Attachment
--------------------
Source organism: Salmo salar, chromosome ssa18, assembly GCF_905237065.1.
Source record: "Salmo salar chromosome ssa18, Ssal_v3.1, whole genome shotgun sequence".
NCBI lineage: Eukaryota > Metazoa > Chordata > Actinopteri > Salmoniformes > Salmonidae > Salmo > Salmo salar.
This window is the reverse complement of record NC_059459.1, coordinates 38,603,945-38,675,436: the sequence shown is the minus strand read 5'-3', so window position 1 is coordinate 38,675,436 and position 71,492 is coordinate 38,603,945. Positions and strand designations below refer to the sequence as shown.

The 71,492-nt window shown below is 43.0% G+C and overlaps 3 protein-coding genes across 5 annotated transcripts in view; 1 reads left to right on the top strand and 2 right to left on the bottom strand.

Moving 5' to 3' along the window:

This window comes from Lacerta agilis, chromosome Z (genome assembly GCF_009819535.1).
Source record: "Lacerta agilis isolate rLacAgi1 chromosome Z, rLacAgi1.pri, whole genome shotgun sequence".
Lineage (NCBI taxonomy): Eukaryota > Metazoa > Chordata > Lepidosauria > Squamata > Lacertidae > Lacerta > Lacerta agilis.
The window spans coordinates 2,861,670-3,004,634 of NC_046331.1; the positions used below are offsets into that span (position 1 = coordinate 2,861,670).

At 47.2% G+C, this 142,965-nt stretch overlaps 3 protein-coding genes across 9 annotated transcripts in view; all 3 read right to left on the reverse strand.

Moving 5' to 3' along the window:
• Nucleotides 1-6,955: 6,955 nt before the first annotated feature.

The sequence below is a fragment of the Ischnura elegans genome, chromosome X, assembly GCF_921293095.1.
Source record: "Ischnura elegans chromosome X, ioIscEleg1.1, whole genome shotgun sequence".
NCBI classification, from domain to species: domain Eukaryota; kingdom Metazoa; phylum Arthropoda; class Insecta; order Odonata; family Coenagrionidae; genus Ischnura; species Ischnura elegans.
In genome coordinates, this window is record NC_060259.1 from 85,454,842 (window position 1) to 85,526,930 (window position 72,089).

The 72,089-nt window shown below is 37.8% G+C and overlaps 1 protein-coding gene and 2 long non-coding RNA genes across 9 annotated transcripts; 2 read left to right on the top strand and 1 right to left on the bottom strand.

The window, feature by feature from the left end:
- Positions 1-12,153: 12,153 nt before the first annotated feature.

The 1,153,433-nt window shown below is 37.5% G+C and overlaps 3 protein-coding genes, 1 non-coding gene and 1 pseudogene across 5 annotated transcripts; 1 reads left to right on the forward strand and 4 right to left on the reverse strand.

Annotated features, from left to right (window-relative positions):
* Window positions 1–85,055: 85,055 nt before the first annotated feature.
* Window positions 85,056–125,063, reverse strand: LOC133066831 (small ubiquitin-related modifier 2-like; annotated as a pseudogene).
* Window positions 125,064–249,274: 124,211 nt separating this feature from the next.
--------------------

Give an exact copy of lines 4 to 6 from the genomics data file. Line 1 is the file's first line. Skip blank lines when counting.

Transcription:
This window is the reverse complement of record NC_059459.1, coordinates 38,603,945-38,675,436: the sequence shown is the minus strand read 5'-3', so window position 1 is coordinate 38,675,436 and position 71,492 is coordinate 38,603,945. Positions and strand designations below refer to the sequence as shown.

The 71,492-nt window shown below is 43.0% G+C and overlaps 3 protein-coding genes across 5 annotated transcripts in view; 1 reads left to right on the top strand and 2 right to left on the bottom strand.

Moving 5' to 3' along the window: